Free Fire Movie Review
Free Fire is another terrific A24 release. They seem to be cornering the market on must see films. With outstanding and unique movies such as Room, Locke, The Lobster, The End of the Tour, American Honey and the 2016 Academy Award winning best picture, Moonlight, all which were well received when released, it seems A24 isn’t afraid to take a chance on something out of the norm… and we’re all the better for it.
Much in the same way that Pulp Fiction captured its audience by being surprisingly and overwhelmingly unconventional, Free Fire does that same thing. If people are telling you to see this film, as I am now, listen to them.
It’s a fun movie with characters that are so well defined they grab you right away and you never once want them to let you go… and they don’t. The acting is unbelievable. The talent who worked from this uncommonly witty script was perfectly cast, never dropping character or ever releasing you from the story they’ve pulled you into until the credits roll.
Sharlto Copley and his group play gunrunners selling guns on the black market. He is almost the singular reason to watch this film. His Vern is the epitome of the word coward yet he hides behind a thin veneer of self-possessed hooligan that anyone can see straight through. On this night, they are selling guns to an IRA buyer by the name of Chris (Murphy) and his group. They are led into an old warehouse to meet Vern by a well-dressed, slick talker named Ord (Hammer) who sets the rules for the meeting. Not long into the meeting… something goes wrong. Once this happens, the film becomes a free-for-all where ridiculously hilarious words are exchanged as the two groups begin to also fire at one another.
Not wanting to reveal too much of the plot to encourage your interest in seeing this than there needs to be, I will say that if comedy plus action is your thing then there’s no way you can go wrong by giving this movie your full and immediate attention at the theatre today. Armie Hammer is outstanding handling the dialogue with his brand of dry humor.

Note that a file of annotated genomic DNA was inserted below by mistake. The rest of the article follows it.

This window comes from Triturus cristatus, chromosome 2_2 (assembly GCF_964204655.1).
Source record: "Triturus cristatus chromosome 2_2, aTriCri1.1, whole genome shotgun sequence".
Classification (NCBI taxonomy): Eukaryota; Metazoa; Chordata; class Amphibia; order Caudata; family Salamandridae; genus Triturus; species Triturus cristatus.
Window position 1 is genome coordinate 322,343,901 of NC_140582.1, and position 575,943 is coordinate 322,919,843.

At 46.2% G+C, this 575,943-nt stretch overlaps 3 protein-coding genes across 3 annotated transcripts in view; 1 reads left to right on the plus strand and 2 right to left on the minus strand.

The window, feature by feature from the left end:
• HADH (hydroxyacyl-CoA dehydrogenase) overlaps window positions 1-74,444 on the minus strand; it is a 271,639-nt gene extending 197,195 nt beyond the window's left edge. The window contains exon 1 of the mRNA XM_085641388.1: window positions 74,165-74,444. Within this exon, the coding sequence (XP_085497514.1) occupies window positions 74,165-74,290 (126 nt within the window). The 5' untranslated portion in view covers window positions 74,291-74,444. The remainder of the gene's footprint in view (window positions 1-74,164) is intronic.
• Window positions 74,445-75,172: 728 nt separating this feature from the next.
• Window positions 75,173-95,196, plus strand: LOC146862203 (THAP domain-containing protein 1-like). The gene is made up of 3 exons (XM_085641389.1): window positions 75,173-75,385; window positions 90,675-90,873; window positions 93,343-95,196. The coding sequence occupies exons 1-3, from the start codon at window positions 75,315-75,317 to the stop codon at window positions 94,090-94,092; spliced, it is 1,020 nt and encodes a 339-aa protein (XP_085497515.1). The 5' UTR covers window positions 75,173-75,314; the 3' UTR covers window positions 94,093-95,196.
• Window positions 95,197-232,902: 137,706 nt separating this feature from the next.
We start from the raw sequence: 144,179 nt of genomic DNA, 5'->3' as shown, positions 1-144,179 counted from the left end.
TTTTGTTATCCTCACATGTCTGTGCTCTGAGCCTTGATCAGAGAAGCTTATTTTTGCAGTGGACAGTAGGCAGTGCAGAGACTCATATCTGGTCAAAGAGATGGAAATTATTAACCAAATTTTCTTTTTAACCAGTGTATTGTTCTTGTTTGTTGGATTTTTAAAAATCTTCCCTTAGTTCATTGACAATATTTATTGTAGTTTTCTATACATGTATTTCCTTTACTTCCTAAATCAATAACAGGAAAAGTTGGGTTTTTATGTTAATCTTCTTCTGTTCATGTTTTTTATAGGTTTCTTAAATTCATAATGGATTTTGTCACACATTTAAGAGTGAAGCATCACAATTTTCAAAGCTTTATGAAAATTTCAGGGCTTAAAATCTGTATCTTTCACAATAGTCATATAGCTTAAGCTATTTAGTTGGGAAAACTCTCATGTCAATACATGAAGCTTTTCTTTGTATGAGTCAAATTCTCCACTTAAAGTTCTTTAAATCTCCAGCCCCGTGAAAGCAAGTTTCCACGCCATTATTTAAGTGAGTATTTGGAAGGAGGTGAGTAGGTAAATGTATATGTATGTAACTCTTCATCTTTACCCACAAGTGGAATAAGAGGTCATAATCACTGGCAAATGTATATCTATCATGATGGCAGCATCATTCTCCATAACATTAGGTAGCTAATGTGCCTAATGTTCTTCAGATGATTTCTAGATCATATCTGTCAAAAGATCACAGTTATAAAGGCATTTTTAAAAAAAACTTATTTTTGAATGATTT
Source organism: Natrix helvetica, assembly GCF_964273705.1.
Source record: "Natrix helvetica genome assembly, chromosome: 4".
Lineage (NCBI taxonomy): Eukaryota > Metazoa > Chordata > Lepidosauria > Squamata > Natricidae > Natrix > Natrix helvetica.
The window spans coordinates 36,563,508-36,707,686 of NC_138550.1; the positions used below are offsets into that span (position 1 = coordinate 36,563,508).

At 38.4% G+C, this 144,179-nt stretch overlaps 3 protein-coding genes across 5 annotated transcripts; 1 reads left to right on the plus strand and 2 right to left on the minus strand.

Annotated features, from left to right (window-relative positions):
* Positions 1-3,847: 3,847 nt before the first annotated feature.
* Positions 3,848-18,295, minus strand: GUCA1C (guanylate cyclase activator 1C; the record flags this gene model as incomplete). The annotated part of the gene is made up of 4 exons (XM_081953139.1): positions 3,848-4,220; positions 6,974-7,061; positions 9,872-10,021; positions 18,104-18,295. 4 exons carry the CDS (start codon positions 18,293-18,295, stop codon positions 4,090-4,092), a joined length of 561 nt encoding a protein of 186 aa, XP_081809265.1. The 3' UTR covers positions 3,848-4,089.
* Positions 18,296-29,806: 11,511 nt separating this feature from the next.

Brie Larson, the only woman in the cast (and don’t think that isn’t addressed) who tries her best to calm the situation, gives the film that ladylike touch of femininity only a brave yet tender woman can bring. I don’t have the space to tell you about everyone else. There isn’t one character who’ll disappoint.
I can’t say enough about Free Fall and I do realize that I’ve barely said a thing but you’ll have to trust me on this one… this is insanely funny! It’s a powerfully strong comedy that centers around an epic shootout where the characters screaming insults back and forth escalate the situation to the point of being barbaric. It’s genius. There are so many erratic, off the wall moments in this film that you’ll be turning around planning on seeing it a second time so that you can catch all the ones you missed. Well done Ben Wheatley and Amy Jump for this magnificent movie.
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Free Fire Movie Review
Set in Boston in 1978, a meeting in a deserted warehouse between two gangs turns into a shootout and a game of survival.
Directed by: Ben Wheatley. Starring: Sharlto Copley, Brie Larson, Sam Riley, Cillian Murphy, Babou Ceesay, Jack Reynor and Armie Hammer